Of course most of the time game toolchains work the other way round - they start with uncompressed RGBA images and convert to .DDS to reduce the memory cost. When you're doing that you can make sure your converter sets a flag somewhere.

Also note that DXT is lossy compression. You will get better quality results if your tools work with uncompressed (or losslessly compressed) textures, and convert to .DDS as the final step.

Y'know, I think you might be on to something. I checked a couple of the transparent textures, and they had DXT5 in the header. Checked a few that weren't transparent, and they had DXT1. Hmm.

If the image has an alpha channel but doesn't use it for anything, that's of no consequence; I don't plan on "optimizing" textures, as that would be more work and an absolute pain seeing how I can't even check if an alpha is present or not, for now at least. Would be good to have, but I'm aiming to get the base functionality down first.

Aye, it'd be great if Bethesda supplied the source textures (and the PSDs while they're at it), but, alas, they've only given us peasants the final .dds textures. 'Tis all I've got to work with, and it's also what the modders supply everyone with. Not ideal for this project, but, well, there's no alternative.

I wonder if SharpDX would be any use. The documentation is pretty curt, and there aren't any tutorials on how to use it for something like this (identifying pre-existing .dds image properties), though. Are there any users kicking around here who are fairly pro with that? I could try firin' them a wee message.

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New finding, new post.

After doing some reading, I believe it's possible to call a function from a C++ .dll file, from within C#, without rewriting the C++ code.

I compiled the [url=https://github.com/Microsoft/DirectXTex/blob/master/DDSTextureLoader/DDSTextureLoader.cpp]DDSTextureLoader.cpp[/url] file to a .dll, and it compiled fine. I think this may be a foxhole worth gettin' stuck in, as DDSTextureLoader has a function that checks the alpha channel of a .dds texture.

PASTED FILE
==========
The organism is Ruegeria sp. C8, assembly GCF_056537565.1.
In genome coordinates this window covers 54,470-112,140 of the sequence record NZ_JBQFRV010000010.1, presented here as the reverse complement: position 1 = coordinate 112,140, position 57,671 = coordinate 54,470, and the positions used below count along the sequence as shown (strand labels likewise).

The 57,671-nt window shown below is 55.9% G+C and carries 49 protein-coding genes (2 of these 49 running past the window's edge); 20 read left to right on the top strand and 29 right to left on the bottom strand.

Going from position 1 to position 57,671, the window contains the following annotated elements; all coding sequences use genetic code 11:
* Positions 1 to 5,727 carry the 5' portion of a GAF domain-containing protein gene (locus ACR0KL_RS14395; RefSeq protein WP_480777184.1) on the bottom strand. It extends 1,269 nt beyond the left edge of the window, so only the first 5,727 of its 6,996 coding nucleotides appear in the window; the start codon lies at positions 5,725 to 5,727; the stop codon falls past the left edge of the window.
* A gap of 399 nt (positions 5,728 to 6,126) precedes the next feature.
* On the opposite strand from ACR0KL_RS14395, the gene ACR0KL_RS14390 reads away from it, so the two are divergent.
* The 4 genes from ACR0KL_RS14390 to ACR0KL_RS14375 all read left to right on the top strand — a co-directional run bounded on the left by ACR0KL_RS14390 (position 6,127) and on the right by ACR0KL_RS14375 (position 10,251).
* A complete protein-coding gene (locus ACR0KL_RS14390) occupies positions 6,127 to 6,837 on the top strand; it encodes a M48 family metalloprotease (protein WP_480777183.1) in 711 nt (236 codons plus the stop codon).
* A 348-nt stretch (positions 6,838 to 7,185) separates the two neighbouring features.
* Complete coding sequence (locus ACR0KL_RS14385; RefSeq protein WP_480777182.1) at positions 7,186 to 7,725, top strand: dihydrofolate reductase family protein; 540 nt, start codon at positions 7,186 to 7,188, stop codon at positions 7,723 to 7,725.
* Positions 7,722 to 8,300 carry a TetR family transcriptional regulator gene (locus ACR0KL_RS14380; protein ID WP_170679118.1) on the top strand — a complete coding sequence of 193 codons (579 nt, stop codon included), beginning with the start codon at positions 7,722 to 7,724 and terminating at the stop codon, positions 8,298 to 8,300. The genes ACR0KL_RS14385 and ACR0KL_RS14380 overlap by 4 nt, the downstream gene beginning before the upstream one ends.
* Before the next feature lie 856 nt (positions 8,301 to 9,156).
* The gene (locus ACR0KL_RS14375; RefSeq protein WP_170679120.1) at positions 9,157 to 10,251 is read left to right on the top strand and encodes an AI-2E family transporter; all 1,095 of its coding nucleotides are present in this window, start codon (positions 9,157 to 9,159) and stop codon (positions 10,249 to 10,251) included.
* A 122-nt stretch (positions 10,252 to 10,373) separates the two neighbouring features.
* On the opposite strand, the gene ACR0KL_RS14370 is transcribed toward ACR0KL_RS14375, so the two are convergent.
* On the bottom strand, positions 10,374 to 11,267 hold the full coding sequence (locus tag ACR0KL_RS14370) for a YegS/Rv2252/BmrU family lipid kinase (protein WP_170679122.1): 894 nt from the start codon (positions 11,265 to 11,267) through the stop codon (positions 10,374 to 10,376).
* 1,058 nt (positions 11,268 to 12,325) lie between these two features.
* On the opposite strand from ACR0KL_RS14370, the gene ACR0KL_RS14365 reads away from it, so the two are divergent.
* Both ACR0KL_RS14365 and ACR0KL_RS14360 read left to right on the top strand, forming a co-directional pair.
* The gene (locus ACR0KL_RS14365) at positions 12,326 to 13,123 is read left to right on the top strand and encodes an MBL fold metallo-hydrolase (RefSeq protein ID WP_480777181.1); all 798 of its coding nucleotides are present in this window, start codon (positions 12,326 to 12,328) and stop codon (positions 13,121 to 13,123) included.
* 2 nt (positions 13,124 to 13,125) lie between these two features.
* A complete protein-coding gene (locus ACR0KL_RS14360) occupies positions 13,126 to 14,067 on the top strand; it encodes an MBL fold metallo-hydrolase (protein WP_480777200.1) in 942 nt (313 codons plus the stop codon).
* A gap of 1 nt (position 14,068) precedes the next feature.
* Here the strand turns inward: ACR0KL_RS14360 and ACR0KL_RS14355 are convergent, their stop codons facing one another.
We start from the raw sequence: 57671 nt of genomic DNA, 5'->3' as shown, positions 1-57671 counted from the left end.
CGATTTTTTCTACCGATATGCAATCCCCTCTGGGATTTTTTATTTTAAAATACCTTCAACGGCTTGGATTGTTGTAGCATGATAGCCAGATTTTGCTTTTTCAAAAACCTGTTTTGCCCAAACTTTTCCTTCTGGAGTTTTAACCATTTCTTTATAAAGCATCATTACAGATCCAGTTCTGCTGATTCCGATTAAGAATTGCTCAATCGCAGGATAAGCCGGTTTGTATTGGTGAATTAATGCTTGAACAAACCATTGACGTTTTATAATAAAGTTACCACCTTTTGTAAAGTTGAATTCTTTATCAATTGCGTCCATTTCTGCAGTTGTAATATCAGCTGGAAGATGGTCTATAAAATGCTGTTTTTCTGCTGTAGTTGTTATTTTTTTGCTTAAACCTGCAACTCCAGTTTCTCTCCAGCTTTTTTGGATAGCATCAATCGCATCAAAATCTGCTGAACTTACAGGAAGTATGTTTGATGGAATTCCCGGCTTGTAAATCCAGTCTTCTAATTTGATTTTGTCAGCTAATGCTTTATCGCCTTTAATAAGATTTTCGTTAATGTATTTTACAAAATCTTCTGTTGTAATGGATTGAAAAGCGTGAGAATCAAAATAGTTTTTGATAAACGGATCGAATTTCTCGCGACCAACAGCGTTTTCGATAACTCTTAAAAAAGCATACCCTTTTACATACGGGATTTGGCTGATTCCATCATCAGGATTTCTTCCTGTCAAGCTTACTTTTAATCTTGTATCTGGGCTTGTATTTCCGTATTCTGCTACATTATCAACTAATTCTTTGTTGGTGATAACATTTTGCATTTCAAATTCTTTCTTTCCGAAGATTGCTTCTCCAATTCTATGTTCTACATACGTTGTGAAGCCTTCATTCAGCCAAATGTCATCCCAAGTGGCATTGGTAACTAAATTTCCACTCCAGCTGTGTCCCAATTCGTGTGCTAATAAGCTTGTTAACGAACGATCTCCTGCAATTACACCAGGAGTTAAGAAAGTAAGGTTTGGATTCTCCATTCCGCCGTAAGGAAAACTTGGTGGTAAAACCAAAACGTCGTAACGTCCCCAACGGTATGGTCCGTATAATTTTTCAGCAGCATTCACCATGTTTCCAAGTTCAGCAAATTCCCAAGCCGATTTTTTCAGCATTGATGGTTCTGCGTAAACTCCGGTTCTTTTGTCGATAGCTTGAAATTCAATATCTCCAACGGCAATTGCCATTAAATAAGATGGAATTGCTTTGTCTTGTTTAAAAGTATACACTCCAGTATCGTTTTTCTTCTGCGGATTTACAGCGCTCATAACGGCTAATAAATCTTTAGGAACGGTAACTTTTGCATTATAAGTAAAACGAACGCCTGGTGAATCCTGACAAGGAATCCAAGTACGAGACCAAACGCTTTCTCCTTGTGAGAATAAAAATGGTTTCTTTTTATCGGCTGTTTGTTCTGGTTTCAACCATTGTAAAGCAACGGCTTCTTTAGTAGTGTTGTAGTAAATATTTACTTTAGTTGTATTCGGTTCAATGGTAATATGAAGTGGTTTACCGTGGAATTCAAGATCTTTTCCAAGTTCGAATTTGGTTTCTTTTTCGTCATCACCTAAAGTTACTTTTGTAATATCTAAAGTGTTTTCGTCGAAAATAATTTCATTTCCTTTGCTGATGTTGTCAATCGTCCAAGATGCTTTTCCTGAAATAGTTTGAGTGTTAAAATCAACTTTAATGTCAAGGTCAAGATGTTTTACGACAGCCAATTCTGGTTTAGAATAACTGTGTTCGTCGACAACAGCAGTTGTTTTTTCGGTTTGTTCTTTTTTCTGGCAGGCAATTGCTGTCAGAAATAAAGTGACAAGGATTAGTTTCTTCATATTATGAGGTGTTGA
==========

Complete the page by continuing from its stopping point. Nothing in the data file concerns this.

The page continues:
Thing is, err, I've no clue how to proceed with this. This is what I've gathered so far:

using System.Runtime.InteropServices;

namespace WindowsFormsApplication1
{
public partial class formProgramWindow : Form
{

public static extern void LoadTextureDataFromFile(string dllDDSFilename);

That "LoadTextureDataFromFile(string dllDDSFilename);" line should call the following function from the .dll:

    HRESULT LoadTextureDataFromFile(
_In_z_ const wchar_t* fileName,
std::unique_ptr<uint8_t[]>& ddsData,
uint8_t** bitData,
size_t* bitSize)


Now, I think that I only need to provide it a string, as there is only one variable (a collection of chars? called fileName) with the _In_ prefix, which I assume is the argument that the function takes, with the other variables being what the function punts out. Hovering my mouse over "HRESULT" causes Visual Studio to say "Typedef long HRESULT". Maybe this causes the function to return a large integer, with subsections that we can reference.

There is also the following function in the .dll:

DDS_ALPHA_MODE GetAlphaMode( _In_ const DDS_HEADER* header )


with DDS_ALPHA_MODE being "Typedef enum DirectX::DDS_ALPHA_MODE"

What I think I need to do (no idea how), is do something like:

intDDSTextureData = LoadTextureDataFromFile(string dllDDSFilename);
GetAlphaMode( _In_ const intDDSTextureData.DDS_Header)


But, err, GetAlphaMode returns an enum as well, whatever that is. Really, at this point, I'm just regurgitating what my mouse tells me when I hover over things.

Yup, no clue what I'm doing. Send help.